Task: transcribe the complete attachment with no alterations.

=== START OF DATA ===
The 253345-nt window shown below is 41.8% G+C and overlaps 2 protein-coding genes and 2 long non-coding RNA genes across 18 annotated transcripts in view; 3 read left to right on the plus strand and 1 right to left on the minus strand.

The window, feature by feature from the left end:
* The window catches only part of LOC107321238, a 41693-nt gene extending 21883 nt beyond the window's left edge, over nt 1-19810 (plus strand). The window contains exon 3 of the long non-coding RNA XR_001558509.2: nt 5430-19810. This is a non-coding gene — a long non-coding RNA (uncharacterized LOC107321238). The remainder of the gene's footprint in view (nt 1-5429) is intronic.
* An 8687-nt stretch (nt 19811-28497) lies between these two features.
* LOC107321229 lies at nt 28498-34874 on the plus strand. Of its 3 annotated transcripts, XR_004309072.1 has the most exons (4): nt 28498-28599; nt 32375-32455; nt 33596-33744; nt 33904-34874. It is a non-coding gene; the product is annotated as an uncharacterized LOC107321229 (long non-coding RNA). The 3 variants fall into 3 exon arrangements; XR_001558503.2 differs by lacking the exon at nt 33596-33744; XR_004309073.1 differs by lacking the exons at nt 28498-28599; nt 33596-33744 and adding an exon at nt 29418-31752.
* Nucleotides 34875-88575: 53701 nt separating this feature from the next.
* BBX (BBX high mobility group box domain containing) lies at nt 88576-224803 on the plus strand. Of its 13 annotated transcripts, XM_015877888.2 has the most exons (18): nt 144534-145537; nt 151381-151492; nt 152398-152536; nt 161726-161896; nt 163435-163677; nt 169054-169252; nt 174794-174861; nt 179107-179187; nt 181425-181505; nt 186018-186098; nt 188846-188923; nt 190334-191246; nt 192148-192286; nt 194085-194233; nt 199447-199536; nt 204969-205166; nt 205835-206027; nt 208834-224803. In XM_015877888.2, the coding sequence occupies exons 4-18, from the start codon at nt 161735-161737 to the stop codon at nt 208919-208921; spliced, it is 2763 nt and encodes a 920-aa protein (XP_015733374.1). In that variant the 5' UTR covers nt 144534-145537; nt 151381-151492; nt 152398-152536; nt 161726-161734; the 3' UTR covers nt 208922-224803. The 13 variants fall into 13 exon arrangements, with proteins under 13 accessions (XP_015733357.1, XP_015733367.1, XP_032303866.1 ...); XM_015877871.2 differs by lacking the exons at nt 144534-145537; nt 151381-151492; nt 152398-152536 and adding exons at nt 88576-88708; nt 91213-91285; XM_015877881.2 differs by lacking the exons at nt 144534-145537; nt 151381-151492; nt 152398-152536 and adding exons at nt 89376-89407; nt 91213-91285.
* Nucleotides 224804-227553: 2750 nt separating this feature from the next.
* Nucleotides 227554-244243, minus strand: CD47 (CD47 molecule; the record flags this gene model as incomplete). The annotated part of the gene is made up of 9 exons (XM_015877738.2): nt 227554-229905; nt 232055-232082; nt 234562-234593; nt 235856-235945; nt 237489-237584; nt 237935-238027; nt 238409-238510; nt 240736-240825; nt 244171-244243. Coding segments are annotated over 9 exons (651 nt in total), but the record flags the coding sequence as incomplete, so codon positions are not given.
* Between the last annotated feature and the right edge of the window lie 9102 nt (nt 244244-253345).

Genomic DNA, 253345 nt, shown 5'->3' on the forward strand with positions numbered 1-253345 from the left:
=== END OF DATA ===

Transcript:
The 253345-nt window shown below is 41.8% G+C and overlaps 2 protein-coding genes and 2 long non-coding RNA genes across 18 annotated transcripts in view; 3 read left to right on the plus strand and 1 right to left on the minus strand.

The window, feature by feature from the left end:
* The window catches only part of LOC107321238, a 41693-nt gene extending 21883 nt beyond the window's left edge, over nt 1-19810 (plus strand). The window contains exon 3 of the long non-coding RNA XR_001558509.2: nt 5430-19810. This is a non-coding gene — a long non-coding RNA (uncharacterized LOC107321238). The remainder of the gene's footprint in view (nt 1-5429) is intronic.
* An 8687-nt stretch (nt 19811-28497) lies between these two features.
* LOC107321229 lies at nt 28498-34874 on the plus strand. Of its 3 annotated transcripts, XR_004309072.1 has the most exons (4): nt 28498-28599; nt 32375-32455; nt 33596-33744; nt 33904-34874. It is a non-coding gene; the product is annotated as an uncharacterized LOC107321229 (long non-coding RNA). The 3 variants fall into 3 exon arrangements; XR_001558503.2 differs by lacking the exon at nt 33596-33744; XR_004309073.1 differs by lacking the exons at nt 28498-28599; nt 33596-33744 and adding an exon at nt 29418-31752.
* Nucleotides 34875-88575: 53701 nt separating this feature from the next.
* BBX (BBX high mobility group box domain containing) lies at nt 88576-224803 on the plus strand. Of its 13 annotated transcripts, XM_015877888.2 has the most exons (18): nt 144534-145537; nt 151381-151492; nt 152398-152536; nt 161726-161896; nt 163435-163677; nt 169054-169252; nt 174794-174861; nt 179107-179187; nt 181425-181505; nt 186018-186098; nt 188846-188923; nt 190334-191246; nt 192148-192286; nt 194085-194233; nt 199447-199536; nt 204969-205166; nt 205835-206027; nt 208834-224803. In XM_015877888.2, the coding sequence occupies exons 4-18, from the start codon at nt 161735-161737 to the stop codon at nt 208919-208921; spliced, it is 2763 nt and encodes a 920-aa protein (XP_015733374.1). In that variant the 5' UTR covers nt 144534-145537; nt 151381-151492; nt 152398-152536; nt 161726-161734; the 3' UTR covers nt 208922-224803. The 13 variants fall into 13 exon arrangements, with proteins under 13 accessions (XP_015733357.1, XP_015733367.1, XP_032303866.1 ...); XM_015877871.2 differs by lacking the exons at nt 144534-145537; nt 151381-151492; nt 152398-152536 and adding exons at nt 88576-88708; nt 91213-91285; XM_015877881.2 differs by lacking the exons at nt 144534-145537; nt 151381-151492; nt 152398-152536 and adding exons at nt 89376-89407; nt 91213-91285.
* Nucleotides 224804-227553: 2750 nt separating this feature from the next.
* Nucleotides 227554-244243, minus strand: CD47 (CD47 molecule; the record flags this gene model as incomplete). The annotated part of the gene is made up of 9 exons (XM_015877738.2): nt 227554-229905; nt 232055-232082; nt 234562-234593; nt 235856-235945; nt 237489-237584; nt 237935-238027; nt 238409-238510; nt 240736-240825; nt 244171-244243. Coding segments are annotated over 9 exons (651 nt in total), but the record flags the coding sequence as incomplete, so codon positions are not given.
* Between the last annotated feature and the right edge of the window lie 9102 nt (nt 244244-253345).

Genomic DNA, 253345 nt, shown 5'->3' on the forward strand with positions numbered 1-253345 from the left: